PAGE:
potential buyers to review.
The sale is set to start at 10:30
a.m. and Warner said, “We are
looking for a strong group of
calves that combine a unique blend
of production and sound type. This
sale has been a great place to buy a
4-H project (calf) and has also pro
vided some top-pedigreed calves
for the merchandising and invest
ment buyer."
In other news, the Mid-Atlantic
Brown Swiss Association has
An odorless, colorless,
invisible-and costly--
forage thief!
You can't see it-and you can't stop it. Storage losses in forage can
steal your valuable crop-how much is lost depends upon how you
store your feed;
• Tower Silos have Up to 8% loss*
• Bunkers have Up to 45% loss**
If the average difference in feed lost between tower silos and
bunkers is 30%, then storage of 1000 tons will mean 300 tons
MORE lost in a bunker. If silage is valued at $3O per ton, the
additional losses from bunker storage would be $9OOO a year.
For information on losses for all types of crop storage methods,
contact the Crop Storage Institute for your free copy of" Methods
of Crop Storage" and "Know the Facts."
Crop Storage Institute
219 N. 4th St. P.0.80x 560
Lafayette, Indiana 47902-0560
*"Dry Matter Retention in Silage Storage Units,” Marshfield Exp. Station, 1983
** "Keeping Air Out of Bunkers Is The Key," Hoards Dairyman, March 2S, 1992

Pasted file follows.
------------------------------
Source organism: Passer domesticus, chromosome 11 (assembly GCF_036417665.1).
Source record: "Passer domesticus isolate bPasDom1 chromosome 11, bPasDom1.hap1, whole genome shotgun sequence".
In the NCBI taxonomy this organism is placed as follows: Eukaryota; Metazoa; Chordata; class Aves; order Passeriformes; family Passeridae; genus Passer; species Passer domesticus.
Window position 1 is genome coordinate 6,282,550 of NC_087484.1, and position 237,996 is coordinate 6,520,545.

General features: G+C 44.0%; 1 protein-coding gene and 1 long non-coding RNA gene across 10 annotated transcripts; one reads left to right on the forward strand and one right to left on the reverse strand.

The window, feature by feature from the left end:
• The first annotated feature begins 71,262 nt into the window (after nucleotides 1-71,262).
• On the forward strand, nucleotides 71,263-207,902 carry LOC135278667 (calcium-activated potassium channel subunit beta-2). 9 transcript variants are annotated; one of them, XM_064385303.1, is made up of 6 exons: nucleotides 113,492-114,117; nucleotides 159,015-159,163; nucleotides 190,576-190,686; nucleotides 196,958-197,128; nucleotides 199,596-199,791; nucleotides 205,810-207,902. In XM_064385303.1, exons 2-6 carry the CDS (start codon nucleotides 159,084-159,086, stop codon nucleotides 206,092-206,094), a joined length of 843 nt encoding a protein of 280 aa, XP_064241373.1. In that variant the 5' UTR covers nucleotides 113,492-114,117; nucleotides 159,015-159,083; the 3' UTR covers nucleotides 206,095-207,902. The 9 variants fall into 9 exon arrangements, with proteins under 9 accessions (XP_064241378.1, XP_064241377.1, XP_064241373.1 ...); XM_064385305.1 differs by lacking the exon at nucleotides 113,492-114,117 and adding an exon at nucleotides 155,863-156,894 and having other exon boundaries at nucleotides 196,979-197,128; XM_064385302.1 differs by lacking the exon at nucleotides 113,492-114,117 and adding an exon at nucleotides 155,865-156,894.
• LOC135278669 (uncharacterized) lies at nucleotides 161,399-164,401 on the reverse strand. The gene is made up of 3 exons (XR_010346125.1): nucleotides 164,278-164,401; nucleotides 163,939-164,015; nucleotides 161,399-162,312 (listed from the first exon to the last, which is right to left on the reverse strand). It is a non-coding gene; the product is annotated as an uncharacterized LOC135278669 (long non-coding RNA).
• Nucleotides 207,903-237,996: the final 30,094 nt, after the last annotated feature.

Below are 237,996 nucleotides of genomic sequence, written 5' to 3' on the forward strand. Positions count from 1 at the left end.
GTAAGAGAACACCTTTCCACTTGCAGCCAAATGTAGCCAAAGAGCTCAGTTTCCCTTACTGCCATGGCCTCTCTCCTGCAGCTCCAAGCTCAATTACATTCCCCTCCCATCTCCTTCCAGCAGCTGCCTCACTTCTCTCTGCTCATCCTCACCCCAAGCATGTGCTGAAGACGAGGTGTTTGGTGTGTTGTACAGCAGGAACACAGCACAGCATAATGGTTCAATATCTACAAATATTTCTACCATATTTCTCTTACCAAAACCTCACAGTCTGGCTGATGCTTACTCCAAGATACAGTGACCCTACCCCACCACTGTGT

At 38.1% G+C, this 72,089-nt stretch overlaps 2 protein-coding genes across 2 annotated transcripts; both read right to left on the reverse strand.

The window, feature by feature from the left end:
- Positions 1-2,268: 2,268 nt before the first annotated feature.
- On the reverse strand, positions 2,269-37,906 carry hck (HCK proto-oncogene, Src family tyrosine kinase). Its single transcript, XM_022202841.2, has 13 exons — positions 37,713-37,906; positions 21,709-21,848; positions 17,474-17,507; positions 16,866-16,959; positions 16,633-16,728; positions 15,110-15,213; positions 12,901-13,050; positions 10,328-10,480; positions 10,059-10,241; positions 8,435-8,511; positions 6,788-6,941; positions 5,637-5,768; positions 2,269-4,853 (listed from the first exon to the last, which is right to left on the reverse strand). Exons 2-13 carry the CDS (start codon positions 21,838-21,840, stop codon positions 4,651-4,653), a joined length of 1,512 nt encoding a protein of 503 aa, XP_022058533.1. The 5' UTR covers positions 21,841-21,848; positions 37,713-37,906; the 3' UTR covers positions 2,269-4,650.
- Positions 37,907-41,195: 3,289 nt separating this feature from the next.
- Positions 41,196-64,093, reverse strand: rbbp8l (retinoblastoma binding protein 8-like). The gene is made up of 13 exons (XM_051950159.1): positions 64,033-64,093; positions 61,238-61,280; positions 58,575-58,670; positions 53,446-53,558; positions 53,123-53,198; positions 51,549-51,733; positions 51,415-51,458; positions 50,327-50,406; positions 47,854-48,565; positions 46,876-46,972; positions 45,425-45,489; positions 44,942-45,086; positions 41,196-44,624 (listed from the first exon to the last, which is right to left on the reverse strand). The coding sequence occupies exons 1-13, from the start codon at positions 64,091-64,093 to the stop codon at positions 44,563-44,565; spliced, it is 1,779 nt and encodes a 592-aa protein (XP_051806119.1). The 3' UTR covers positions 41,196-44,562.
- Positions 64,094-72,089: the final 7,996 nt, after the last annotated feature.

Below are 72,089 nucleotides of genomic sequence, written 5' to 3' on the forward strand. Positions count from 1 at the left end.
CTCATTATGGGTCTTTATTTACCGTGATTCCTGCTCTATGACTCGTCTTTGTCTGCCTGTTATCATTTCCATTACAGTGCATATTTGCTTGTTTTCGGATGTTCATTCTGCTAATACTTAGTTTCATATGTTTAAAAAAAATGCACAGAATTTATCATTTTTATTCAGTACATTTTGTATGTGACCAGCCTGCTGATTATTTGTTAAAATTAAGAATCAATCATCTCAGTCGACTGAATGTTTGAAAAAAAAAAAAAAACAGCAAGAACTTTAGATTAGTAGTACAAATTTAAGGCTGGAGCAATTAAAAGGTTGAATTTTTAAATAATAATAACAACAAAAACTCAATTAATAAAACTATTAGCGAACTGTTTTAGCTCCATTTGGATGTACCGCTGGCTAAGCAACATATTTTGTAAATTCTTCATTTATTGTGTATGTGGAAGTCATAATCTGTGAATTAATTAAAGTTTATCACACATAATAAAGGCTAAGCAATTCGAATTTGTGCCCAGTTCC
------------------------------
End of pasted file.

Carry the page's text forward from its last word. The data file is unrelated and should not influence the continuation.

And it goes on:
Lancaster Farming, Saturday, March 18,1995-Al9
Plan Review and Implementa
tion: Initial Plan Review and
Approval; Plan Implementation.
Plan Amendments and Trans
fers: Plan Amendments; Amend
ments Due to Unforseen Circum
stances; Plan Transfers.
Contagious Disease Emergen
cies: Manure Management In
Emergency Situations.
Financial Assistance: Applicant
Eligibility: Condition for Receipt
of Financial Assistance; Financial
Assistance Criteria; Application
Procedure; Eligible Costs; Loans;
Loan Guarantees; Grants; Grants
and Loans; Funding Limitations;
Implementation and Reporting;
Delegation of Financial
Delegation to Local Agencies
Other Planning Provisions:
Compliance Plans
scheduled its annual meeting for 7
p.m., March 25, at New Midway
fire hall, also in Frederick County.
An election of officers, a busi
ness meeting, a review of the calf
sale and a special guest speaker are
among the activities on the agenda. -
The guest speaker is to be
Donald Leishear, of Damascus,
Md., who is to talk about his trip to
Also, those interested in the
Mid-Atlantic Brown Swiss Futuri
ty, won last year by an entry by
Gary Mase, of Lebanon, Pa.,
should be aware that it is soon
For more information about the
calf sale, meeting, or futurity, call
•either Warner at (301) 371-5206;
Howard Flemming at (301)
475-3440; or Harold Long, (301)